New – And Up High – In England

The hoop-la is over, and while England may be experiencing a collective post-party let-down, the country is hoping to welcome lots more visitors in the future.  And here are some new attractions – some of them legacies of the Games – that will place you up high!

Emirates Air Line, London (over 164 feet tall)

The Mayor of London – Boris Johnson – has fulfilled his pledge to build the UK’s first urban cable car with the opening of Emirates Air Line, providing a new river crossing for East London. The 0.68 mile long river crossing, stretching between Greenwich and the Royal Docks, has the capacity to carry up to 2,500 people per hour in each direction – the equivalent of 30 buses. For those who want to have an extended journey and enjoy the fantastic views of the city, there is the option to take a non-stop return journey. This ‘360 degree tour’ costs £6.40 ($10) with an Oyster Card. Open seven days a week, from 7am – 9pm Mon – Fri, 8am – 9pm on Sat and 9am – 9pm on Sun.


Up at the O2, London (174 feet tall)

This summer, Londoners are being given the opportunity to climb an icon – O2 or, as it was originally known, the Millennium Dome.  This new opportunity, combines an exhilarating, active outdoor challenge while providing a unique perspective on the capital. The unforgettable 90-minute experience will take visitors on a guided expedition across the roof of The O2 via a tensile fabric walkway suspended 174 feet above ground level. An observation platform at the summit will enable climbers to take in outstanding 360 degree views of the city and its many landmarks, including the Olympic Park, Thames Barrier, The Shard, Historic Royal Greenwich and Canary Wharf. Tickets cost £22 ($34) for adults and children.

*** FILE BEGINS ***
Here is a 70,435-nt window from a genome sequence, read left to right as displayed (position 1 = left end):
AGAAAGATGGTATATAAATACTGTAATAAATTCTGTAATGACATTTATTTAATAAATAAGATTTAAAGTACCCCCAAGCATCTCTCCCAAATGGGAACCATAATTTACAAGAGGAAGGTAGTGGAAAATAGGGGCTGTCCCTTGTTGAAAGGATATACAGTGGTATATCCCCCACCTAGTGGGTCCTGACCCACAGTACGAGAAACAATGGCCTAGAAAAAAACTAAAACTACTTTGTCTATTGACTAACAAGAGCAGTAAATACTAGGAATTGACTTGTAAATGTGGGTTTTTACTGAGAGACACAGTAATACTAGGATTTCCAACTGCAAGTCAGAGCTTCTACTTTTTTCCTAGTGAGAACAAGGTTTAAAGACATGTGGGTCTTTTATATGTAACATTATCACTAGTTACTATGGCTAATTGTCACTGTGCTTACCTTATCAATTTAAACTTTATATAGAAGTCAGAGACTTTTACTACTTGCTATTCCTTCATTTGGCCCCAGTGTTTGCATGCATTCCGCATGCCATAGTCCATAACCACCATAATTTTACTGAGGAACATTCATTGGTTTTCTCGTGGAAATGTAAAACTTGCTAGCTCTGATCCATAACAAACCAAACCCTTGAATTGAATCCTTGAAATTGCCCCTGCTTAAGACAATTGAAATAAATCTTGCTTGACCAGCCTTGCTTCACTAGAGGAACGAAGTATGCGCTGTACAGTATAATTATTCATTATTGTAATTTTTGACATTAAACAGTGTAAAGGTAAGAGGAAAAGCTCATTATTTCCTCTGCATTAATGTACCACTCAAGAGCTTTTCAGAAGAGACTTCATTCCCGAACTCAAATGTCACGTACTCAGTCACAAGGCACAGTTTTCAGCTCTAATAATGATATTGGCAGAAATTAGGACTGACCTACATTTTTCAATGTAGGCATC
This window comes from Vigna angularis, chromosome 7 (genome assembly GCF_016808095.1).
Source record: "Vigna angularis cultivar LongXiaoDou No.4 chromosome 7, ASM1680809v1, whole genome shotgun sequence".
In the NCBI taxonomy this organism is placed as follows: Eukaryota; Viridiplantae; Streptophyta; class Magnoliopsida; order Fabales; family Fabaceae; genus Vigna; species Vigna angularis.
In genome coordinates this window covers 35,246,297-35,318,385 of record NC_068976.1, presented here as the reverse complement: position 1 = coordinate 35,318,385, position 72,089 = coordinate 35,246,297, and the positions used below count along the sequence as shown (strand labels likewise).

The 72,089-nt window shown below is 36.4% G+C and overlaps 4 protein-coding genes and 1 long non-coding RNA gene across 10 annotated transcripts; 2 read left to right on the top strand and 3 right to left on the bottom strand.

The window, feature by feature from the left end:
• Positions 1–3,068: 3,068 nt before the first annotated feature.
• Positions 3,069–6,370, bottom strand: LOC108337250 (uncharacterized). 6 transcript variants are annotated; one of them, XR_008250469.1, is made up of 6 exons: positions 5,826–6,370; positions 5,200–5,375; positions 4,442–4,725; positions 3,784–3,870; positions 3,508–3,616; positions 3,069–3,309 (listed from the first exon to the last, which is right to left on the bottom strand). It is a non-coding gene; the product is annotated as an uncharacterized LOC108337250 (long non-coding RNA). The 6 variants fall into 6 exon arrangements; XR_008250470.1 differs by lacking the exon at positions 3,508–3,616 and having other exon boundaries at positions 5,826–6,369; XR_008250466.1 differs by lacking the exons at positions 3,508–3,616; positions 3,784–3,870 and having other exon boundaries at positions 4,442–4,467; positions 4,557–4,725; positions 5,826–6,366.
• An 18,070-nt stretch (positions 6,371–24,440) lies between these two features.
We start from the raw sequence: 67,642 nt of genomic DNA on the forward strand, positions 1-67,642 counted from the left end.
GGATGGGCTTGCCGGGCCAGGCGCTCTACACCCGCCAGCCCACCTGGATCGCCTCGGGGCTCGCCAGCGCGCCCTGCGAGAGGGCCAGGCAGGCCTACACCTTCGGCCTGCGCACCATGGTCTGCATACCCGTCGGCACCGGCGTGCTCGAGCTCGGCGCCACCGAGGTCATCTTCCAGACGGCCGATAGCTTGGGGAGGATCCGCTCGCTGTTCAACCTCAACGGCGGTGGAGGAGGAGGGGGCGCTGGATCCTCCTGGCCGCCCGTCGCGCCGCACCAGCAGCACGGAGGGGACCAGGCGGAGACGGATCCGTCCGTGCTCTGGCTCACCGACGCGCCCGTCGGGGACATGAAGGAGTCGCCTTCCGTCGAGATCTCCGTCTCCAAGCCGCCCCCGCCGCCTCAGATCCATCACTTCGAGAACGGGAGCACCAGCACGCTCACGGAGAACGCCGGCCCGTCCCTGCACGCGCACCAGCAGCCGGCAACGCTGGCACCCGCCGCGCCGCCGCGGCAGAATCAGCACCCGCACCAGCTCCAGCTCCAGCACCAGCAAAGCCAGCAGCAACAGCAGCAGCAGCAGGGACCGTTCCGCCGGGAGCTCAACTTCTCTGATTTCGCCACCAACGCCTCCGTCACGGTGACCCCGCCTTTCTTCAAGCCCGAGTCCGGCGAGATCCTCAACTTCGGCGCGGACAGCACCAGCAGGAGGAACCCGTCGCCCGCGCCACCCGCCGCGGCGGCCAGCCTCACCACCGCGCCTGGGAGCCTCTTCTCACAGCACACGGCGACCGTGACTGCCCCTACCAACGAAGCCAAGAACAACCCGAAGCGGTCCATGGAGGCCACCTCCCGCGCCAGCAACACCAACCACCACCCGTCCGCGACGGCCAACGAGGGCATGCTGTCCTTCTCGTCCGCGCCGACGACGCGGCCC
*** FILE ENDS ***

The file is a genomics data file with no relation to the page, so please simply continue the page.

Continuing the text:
ArcelorMittal Orbit, Olympic Park, London (377 feet tall)

The ArcelorMittal Orbit rises over the Olympic site giving a brand new perspective of London from its freshly redeveloped home in the East End. The UK’s tallest sculpture to date, Anish Kapoor’s swirling red structure took 18 months to construct and required 1837 feet of tubular red steel to form its lattice superstructure. The result is a bold statement of public art that is both permanent and sustainable. Designed by Turner Prize-winning artist Kapoor and Cecil Balmond and sitting between the Stadium and the Aquatics Centre, the ArcelorMittal Orbit was a beacon of the Olympic Park during the Games. The structure is set to quite literally light up East London with its 250 coloured spot lights. Each can be individually controlled to produce a stunning digital combination of static and animated effects, including a 15-minute moving light show that was staged every evening after the Games. Tickets cost £15 ($23) full price; £7 ($11) for young people aged 16 or under and seniors aged 60 or over.

The View from The Shard, London, (1,016 feet tall)